I don’t consider myself a writer, although, writing and publishing a book is certainly on my bucket list. I find it much easier to edit someone else’s work than to write my own copy. I think it is incredibly hard to have a truly original idea.
So, writing this blog is challenging to say the least. I’m new to blogging and I’m going to get some things wrong, but as long as I keep learning that’s okay, so please bear with me.
My efforts are usually too corporate (despite no longer working for a corporation) or too sales-orientated according to Mr F, marketing guru and digital guy.
“A blog is simply your thoughts and opinions, useful information, or hints and tips etc. You don’t have to say you’re a proofreader, if they are reading your blog they already know that!”
But, why would anyone want to read my thoughts? Sometimes I don’t want to hear the voices in my head. Mine are nowhere near as cute as Joy, Sadness, Anger, Fear and Disgust, the charmingly colourful characters from Inside Out (the mini-Fairbanks current favourite film).
So, the Red Ribbon blog should be interesting content relevant to me and/or you, my target audience. But, how do I know what you are interested in?
Perhaps I should check the competition, what are other proofreaders blogging or tweeting about. Then do something totally different as I certainly don’t want to just blend into the crowd.
Good advice is to write about something you love, hmmm I love the minis, the beach, movies, being happy, sewing and crafts, and coffee but how is any of that relevant to my business? Yes, I’m passionate about proofreading but how to convey that in words?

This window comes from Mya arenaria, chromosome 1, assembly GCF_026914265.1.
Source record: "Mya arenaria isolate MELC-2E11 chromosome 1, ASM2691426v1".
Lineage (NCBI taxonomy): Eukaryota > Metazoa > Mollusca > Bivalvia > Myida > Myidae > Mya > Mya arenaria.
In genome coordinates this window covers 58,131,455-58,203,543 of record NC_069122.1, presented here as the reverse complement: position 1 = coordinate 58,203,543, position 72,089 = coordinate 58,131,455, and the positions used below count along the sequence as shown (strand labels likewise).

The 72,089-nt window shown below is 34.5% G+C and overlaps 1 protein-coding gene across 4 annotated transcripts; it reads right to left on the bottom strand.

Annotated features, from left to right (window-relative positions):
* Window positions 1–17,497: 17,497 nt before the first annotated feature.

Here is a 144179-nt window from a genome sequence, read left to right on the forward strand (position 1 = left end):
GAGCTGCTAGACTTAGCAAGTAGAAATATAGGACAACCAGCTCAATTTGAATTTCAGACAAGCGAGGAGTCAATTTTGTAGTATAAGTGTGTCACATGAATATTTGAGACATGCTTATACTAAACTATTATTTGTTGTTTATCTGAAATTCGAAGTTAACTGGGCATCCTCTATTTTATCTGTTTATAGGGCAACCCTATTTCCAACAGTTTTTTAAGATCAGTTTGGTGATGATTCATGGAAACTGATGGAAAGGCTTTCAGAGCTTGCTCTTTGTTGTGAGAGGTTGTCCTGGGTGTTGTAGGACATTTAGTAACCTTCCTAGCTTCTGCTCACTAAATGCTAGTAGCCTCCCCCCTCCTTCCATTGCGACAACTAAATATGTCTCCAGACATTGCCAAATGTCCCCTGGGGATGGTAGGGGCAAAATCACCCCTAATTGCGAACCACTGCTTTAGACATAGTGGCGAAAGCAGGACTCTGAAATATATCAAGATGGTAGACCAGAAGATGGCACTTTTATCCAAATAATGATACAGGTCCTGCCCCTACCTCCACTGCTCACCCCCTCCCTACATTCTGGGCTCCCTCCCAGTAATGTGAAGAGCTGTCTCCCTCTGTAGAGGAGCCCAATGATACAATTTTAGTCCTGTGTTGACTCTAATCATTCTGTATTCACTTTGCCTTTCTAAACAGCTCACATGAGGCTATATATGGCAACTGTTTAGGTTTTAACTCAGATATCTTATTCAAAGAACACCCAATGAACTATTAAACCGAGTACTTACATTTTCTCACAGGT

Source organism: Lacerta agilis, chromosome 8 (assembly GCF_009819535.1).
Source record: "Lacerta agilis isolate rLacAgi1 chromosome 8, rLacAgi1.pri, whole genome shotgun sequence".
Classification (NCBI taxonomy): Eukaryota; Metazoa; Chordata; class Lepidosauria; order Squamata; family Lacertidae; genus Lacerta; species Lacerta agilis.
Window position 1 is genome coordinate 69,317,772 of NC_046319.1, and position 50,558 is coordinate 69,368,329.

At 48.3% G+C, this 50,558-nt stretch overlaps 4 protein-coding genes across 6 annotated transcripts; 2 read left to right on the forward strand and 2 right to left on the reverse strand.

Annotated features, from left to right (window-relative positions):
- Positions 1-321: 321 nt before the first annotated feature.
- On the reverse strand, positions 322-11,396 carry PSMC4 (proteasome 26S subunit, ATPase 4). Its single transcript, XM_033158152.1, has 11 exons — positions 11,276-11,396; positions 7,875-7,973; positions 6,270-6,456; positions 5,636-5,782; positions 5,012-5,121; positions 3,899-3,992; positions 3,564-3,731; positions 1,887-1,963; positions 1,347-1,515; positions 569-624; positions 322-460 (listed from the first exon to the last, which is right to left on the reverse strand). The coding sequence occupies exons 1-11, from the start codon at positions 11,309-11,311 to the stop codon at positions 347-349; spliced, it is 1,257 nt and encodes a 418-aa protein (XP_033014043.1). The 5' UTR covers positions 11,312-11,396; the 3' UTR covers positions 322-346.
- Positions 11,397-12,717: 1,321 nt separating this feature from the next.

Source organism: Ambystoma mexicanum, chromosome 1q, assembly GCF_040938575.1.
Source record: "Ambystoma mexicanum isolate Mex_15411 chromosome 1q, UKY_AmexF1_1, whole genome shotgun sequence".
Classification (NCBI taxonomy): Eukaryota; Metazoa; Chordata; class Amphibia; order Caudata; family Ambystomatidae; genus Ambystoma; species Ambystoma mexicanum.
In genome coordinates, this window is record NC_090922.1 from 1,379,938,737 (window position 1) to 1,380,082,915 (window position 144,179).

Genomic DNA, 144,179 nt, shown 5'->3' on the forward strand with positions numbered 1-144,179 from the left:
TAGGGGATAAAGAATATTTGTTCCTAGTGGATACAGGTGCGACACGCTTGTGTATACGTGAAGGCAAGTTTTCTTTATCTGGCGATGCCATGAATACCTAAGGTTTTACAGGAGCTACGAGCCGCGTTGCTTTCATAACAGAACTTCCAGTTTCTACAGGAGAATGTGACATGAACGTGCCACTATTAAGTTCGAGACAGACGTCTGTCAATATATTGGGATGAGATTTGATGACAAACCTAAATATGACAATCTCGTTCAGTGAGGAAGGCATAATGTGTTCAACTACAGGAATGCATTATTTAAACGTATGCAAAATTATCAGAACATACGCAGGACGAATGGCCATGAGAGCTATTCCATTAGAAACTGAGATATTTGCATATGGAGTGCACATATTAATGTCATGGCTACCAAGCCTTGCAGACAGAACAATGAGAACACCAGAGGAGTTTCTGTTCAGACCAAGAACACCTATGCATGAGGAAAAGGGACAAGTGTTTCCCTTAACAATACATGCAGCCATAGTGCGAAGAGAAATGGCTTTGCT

A blog can also be used to build personality and tell your story. It doesn’t have to all be about the business. People work with people not businesses – another valid point from Mr F (boy is he going to get big-headed after reading this).
People often write about their experiences, I guess that’s exactly what I’m doing now and as long as it’s from the heart you can’t really go wrong. Well, you can’t go wrong unless you publish with typos and errors.
Which leads me nicely to perhaps my biggest difficulty with blogging, you shouldn’t proofread your own work. Thus, I have to work really hard on my own words, writing, revising and proofreading them. Then, there is some anxiety for a few days after I press the publish button.
Imagine the embarrassment of a proofreader missing a mistake in their own blog! I have thought about including an error on purpose, a teaser of sorts to see if anyone is actually paying attention. If you find one do let me know.
Blogging is definitely a learning curve and practice usually leads to improvement, so I’m just going to keep writing. Probably, the best thing to do is some market research and ask the audience.
I look forward to hearing from you.